The Caravel, Glasgow’s toughest pub, favorite of the city’s gangsters

The famous Caravel Bar was demolished in 1996, after years of controversy.

The pub was rumored to be a crime hub with bomb threats, apparent drug dealing and underworld murders. Apparently the hangout of some of Glasgow’s biggest gangsters, The Caravel was run by one of the city’s most notorious crime couples.

The Caravelle belonged to Margaret McGraw – wife of Thomas McGraw. Known as ‘The Licensee’, Thomas was once one of Glasgow’s wealthiest businessmen, earning millions in security firms, taxi companies and estates.

The pub first made headlines when a typical afternoon at The Caravel nearly saw the building explode. As punters filled the bar, Glasgow ‘king of crime’ Arthur Thompson had a grudge against Thomas – and planned for one of his men to destroy the whole place while he was there.

Arthur Thompson Senior (middle) with his legal team (Image: Daily Record)

Apparently Arthur wanted to take over The Caravel – and Thomas wasn’t playing ball. The pub was making money from belated licenses and the drug trade was becoming too risky.

While in prison, another prominent figure in the city’s underworld published a tell-all book that detailed the event. In Villians: It Takes One to Know One, Paul Ferris (more on him later) writes, “He threw a grenade.

“Not just any grenade, but a NATO grenade capable of causing serious damage. One drinker felt a weight hit his foot and instinctively pushed it back, deeper into the pub.

“The whole future face of street crime in Glasgow, Scotland and possibly Britain was turning at their feet.”

Mugshot of Thomas 'The Licensee' McGraw (Image: Sunday Mail)
Mugshot of Thomas ‘The Licensee’ McGraw (Image: Sunday Mail)

One of the drinkers threw the grenade from the pub, and by the time the police and bomb squad arrived it became clear the pin had not been pulled. Although a failed explosion was the least of the worries in Glasgow’s underworld at the time.

Years before, in 1988, the roof of the Caravelle had been mysteriously damaged by fire. Assuming Arthur had something to do with it, Thomas knocked on his door and demanded the roof be fixed.

Arthur agreed to come and view the damage and eventually handed over £5,000 in cash to repair the building. Apparently, this could have been another attempt to take over The Caravel.

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Arthur Thompson’s son, Arthur ‘Fat Boy’ Junior, had been murdered a few weeks before the bomb threat. He had sworn revenge for his son’s death and thought he knew who to blame.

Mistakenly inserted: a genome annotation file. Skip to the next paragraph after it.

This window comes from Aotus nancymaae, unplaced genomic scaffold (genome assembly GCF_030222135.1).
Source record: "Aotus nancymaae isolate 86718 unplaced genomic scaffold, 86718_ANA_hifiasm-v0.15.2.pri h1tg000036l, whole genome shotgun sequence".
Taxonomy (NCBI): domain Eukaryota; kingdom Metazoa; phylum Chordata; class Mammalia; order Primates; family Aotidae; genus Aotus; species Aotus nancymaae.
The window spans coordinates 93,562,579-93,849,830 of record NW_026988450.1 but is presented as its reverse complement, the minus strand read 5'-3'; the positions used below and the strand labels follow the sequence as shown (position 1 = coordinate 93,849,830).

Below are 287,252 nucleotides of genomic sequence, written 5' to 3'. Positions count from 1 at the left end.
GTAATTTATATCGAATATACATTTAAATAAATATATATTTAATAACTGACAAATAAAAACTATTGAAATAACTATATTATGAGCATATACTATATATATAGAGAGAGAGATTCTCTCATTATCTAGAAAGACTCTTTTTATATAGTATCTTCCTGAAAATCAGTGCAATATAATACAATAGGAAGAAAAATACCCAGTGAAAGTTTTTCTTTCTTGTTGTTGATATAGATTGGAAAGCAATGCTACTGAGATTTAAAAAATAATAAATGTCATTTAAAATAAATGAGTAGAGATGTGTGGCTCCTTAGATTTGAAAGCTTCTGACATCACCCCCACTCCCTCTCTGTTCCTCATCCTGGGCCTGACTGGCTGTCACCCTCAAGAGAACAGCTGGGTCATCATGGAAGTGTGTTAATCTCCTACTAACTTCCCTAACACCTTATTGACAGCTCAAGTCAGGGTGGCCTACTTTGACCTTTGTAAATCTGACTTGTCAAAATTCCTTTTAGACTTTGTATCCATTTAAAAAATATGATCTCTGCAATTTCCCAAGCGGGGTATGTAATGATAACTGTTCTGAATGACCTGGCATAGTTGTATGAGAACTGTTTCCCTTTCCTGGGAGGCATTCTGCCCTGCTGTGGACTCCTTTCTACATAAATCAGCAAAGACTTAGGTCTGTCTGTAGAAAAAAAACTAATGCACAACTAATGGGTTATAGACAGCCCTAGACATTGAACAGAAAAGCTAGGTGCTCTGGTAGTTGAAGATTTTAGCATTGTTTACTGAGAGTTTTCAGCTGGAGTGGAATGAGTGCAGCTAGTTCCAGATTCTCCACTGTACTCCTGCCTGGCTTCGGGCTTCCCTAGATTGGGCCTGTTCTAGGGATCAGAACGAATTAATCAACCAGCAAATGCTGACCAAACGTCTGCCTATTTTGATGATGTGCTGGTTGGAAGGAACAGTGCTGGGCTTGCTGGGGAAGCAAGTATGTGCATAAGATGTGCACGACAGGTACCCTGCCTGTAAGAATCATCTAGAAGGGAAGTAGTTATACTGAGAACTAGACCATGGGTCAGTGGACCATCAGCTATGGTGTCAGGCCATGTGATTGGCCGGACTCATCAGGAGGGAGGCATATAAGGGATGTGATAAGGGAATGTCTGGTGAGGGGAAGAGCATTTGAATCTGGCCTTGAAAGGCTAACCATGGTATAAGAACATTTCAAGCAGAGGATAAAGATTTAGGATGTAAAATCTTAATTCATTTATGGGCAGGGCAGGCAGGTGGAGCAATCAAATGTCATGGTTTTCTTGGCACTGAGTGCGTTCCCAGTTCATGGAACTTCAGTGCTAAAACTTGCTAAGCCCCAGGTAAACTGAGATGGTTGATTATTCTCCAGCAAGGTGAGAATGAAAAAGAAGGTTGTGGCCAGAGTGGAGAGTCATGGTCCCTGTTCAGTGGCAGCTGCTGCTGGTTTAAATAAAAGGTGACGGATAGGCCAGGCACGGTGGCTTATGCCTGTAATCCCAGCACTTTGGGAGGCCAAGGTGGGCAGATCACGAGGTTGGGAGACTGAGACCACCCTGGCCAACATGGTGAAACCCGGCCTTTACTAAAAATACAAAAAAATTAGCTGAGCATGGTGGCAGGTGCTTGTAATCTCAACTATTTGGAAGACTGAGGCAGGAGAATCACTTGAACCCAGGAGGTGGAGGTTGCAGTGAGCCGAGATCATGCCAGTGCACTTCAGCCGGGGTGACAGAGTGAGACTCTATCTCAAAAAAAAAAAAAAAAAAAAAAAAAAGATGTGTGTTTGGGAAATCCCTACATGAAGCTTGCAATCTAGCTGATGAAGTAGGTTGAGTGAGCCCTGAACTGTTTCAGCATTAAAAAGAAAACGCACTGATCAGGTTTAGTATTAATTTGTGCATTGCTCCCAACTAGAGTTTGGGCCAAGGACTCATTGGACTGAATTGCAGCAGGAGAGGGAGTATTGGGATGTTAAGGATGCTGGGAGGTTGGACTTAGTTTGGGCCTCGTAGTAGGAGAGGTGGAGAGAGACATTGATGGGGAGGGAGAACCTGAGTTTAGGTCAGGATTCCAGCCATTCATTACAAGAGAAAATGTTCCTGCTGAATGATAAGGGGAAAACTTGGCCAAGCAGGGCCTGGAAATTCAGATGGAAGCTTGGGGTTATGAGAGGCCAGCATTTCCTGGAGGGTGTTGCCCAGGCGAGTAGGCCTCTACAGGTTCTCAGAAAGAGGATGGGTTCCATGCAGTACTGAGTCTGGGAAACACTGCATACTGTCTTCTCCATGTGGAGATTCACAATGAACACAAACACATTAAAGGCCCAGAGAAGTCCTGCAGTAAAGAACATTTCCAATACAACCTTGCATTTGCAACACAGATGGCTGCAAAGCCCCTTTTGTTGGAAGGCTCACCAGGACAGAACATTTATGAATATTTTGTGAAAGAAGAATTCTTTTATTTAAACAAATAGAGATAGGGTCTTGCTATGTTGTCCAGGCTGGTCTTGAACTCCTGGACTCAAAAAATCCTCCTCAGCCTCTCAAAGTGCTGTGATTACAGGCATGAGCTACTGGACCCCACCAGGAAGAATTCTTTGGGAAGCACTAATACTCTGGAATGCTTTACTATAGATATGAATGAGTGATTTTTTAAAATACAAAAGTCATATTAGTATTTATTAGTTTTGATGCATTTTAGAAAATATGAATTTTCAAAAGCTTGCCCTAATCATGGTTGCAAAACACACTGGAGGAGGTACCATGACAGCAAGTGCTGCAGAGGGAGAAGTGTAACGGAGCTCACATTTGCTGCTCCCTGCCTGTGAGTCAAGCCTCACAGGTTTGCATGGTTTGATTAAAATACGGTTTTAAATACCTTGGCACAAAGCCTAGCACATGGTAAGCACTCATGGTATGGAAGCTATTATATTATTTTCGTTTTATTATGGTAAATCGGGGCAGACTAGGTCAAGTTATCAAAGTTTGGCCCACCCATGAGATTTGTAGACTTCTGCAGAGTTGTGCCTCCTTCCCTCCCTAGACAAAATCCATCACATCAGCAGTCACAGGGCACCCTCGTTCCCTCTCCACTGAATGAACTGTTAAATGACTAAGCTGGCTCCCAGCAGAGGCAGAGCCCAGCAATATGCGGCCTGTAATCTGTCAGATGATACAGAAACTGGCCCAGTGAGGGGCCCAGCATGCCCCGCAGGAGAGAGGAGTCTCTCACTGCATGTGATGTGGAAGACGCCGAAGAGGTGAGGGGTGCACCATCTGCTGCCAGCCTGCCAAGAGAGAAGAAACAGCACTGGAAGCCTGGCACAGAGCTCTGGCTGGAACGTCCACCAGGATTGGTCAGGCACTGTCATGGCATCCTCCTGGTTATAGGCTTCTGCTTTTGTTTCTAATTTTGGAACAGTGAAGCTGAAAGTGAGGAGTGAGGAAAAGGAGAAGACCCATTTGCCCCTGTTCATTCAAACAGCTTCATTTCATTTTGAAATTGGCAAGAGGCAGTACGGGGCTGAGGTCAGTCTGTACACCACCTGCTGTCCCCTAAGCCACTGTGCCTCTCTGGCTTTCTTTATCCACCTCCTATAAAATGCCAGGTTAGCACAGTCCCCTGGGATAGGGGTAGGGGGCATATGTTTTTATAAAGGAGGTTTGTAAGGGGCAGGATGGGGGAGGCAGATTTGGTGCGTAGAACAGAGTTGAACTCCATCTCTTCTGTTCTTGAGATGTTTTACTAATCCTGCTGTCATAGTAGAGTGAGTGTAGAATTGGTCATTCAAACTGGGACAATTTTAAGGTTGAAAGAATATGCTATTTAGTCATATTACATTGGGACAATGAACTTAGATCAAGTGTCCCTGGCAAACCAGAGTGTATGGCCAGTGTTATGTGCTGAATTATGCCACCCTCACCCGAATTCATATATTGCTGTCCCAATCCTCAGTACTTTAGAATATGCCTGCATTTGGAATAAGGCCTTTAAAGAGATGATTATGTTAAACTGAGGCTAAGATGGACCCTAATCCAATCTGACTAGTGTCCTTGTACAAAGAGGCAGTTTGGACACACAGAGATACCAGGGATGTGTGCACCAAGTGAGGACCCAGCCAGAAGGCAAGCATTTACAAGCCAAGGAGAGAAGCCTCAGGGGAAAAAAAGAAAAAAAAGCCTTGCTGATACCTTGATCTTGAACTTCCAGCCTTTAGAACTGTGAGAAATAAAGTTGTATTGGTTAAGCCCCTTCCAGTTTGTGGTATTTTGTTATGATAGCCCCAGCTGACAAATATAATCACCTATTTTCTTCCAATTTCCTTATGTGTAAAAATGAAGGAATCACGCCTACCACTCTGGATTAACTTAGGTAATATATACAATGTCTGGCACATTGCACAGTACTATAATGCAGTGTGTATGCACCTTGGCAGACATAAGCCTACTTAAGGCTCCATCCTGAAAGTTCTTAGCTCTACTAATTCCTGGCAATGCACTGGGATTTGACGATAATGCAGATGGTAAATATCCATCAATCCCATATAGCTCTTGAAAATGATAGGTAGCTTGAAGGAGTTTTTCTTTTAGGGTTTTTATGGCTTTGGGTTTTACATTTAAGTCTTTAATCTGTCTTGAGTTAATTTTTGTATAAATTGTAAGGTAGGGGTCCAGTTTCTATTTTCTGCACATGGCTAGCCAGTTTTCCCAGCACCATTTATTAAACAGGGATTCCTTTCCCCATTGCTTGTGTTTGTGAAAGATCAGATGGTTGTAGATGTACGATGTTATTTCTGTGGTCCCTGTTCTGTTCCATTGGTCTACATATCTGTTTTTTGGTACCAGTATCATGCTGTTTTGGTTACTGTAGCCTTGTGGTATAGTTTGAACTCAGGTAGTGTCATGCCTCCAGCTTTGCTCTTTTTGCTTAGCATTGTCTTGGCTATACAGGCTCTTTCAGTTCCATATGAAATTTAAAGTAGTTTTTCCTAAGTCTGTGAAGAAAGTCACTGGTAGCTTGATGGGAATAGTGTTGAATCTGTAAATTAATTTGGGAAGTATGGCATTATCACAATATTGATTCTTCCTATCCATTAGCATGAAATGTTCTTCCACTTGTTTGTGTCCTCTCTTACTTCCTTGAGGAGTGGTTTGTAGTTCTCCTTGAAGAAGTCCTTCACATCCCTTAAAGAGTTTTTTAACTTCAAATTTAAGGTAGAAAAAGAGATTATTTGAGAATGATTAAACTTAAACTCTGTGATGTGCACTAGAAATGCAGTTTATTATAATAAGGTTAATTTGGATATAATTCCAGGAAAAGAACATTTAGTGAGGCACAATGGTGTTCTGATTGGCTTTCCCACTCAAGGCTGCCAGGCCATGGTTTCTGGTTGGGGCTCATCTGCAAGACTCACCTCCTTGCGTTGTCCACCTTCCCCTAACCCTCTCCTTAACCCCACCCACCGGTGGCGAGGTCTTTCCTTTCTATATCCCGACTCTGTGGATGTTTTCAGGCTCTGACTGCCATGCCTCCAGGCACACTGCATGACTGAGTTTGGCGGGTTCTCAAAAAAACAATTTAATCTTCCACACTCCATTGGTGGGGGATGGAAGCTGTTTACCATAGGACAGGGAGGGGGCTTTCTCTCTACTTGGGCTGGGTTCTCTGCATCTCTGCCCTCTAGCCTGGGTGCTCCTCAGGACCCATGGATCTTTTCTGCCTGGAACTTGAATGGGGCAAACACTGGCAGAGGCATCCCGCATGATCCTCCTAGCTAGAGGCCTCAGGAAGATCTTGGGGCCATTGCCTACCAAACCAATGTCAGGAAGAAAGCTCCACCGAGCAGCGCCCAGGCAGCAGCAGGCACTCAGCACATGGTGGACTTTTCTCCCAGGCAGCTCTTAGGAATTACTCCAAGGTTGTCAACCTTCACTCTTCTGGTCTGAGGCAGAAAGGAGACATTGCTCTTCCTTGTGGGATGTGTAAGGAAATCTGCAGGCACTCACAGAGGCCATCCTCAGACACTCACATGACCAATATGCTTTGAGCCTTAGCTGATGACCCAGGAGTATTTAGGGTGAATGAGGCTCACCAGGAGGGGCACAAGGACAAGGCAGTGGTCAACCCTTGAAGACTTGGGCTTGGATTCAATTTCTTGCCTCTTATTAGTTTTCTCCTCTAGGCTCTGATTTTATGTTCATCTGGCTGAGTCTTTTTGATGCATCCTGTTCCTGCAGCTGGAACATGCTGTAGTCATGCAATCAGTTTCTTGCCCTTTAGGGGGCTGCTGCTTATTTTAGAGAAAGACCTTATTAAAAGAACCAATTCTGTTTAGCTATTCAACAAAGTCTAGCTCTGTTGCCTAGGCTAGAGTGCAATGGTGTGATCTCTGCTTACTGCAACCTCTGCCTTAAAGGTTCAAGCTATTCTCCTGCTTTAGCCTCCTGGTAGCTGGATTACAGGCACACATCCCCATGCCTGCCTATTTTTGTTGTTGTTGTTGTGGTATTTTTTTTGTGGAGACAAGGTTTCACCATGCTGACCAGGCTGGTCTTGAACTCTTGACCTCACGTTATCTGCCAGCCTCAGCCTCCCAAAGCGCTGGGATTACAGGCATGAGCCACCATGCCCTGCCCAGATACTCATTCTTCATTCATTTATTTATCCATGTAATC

Joe “Bananas” Hanlon, who worked at The Caravel, offered his friend Bobby Glover a favor when he needed an elevator to a meeting. With Bobby’s car in the hands of the police for forensic tests, the pair left to meet William Lobban and told Bobby’s wife they would be back in 20 minutes.

The following day their bodies were found in a car in Shettleston – both found with a bullet to the head. The two were believed to have been abducted and taken to a location near the Stepps Bypass, where Arthur Senior was waiting to see them killed by one of his henchmen.

The following year, Paul Ferris was tried for the murder of Arthur Thompson junior. At the time, the trial was the most expensive criminal trial in Scottish legal history, costing £4million and lasting 54 days.

Margaret McGraw (right) greets mourners at her husband Thomas McGraw's funeral in August 2007 (Image: Daily Record)
Margaret McGraw (right) greets mourners at her husband Thomas McGraw’s funeral in August 2007 (Image: Daily Record)

With his co-defendant already deceased, Paul was found not guilty on charges of murder, drug trafficking, conspiracy and possession of firearms. In the wake of the Hanlon-Glover murders, the future looked bleak for The Caravel.

In April 1996, all that remained of the pub was rubble. After the trial, Margaret struggled to keep the business afloat with complaints that the pub was attracting ‘undesirables’.

Some involved in Glasgow’s gang world claimed the demolition of the building was intended to hide evidence of Bobby and Joe five years earlier, although the McGraws argued the decision was simply a business transaction. The couple sold the land to a development company, squashing the pub and making way for 22 homes.

Thomas McGraw died in 2007 at his Mount Vernon home after a suspected heart attack. Margaret died in 2018, after a long battle with throat cancer.

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